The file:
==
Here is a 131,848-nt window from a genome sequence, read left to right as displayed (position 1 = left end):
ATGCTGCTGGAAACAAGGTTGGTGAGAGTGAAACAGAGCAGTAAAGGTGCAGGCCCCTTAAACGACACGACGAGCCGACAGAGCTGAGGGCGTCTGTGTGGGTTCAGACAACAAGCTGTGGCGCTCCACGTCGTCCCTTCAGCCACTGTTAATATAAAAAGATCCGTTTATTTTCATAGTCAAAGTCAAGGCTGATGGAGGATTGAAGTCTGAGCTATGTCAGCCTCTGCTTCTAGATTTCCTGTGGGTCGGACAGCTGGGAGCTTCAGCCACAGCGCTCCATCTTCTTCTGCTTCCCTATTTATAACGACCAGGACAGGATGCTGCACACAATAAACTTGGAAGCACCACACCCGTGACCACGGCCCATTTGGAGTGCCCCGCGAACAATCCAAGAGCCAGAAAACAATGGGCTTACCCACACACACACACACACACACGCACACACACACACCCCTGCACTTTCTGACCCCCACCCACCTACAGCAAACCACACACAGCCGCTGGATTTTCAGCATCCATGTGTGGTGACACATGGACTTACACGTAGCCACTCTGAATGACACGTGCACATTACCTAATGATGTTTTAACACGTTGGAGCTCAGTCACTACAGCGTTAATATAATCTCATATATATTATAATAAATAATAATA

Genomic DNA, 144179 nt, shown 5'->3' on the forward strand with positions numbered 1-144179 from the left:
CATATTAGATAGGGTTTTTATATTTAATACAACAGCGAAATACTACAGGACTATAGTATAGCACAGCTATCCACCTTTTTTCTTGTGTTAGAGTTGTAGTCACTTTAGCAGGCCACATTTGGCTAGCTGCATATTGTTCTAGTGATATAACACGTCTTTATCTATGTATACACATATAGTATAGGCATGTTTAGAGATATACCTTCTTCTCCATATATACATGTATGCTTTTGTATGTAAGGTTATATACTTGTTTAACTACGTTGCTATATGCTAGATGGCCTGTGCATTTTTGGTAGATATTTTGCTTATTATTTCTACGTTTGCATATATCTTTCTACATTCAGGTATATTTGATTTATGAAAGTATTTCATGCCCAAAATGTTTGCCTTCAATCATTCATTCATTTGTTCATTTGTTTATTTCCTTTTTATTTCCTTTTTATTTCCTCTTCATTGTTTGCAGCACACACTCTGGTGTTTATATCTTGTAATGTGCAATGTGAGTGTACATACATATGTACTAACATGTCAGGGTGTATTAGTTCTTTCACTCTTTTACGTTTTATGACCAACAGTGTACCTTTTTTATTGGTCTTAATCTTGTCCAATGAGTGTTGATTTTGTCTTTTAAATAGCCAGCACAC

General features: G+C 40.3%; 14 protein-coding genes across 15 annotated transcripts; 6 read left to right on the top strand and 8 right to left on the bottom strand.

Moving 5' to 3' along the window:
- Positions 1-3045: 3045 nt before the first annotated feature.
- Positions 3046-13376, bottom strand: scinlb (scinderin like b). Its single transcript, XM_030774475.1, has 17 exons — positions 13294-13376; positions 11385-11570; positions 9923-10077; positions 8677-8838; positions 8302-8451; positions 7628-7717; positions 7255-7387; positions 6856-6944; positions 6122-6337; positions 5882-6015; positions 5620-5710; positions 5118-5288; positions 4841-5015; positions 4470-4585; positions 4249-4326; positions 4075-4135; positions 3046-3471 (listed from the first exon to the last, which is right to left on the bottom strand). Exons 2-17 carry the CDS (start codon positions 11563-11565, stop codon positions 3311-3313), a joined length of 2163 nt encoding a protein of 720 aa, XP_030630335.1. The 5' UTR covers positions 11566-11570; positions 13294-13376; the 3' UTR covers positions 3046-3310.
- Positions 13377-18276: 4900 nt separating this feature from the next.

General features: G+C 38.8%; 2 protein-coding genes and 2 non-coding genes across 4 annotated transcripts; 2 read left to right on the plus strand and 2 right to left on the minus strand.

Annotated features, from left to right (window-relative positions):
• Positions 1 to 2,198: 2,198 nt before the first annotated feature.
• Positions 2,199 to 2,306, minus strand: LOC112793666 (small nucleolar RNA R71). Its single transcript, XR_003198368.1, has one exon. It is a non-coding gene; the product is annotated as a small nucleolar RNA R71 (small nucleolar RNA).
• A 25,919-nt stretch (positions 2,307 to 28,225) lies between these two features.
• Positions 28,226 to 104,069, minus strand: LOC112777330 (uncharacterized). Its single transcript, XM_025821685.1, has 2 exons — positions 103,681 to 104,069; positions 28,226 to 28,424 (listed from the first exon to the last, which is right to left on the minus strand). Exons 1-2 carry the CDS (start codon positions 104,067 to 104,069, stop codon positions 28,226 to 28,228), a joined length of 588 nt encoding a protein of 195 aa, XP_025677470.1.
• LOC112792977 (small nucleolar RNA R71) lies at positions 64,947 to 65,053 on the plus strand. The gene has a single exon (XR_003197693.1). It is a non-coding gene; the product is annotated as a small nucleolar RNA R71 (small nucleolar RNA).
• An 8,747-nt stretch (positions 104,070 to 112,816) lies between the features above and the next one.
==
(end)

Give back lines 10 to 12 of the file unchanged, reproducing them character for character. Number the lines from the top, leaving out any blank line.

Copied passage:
General features: G+C 38.8%; 2 protein-coding genes and 2 non-coding genes across 4 annotated transcripts; 2 read left to right on the plus strand and 2 right to left on the minus strand.

Annotated features, from left to right (window-relative positions):
• Positions 1 to 2,198: 2,198 nt before the first annotated feature.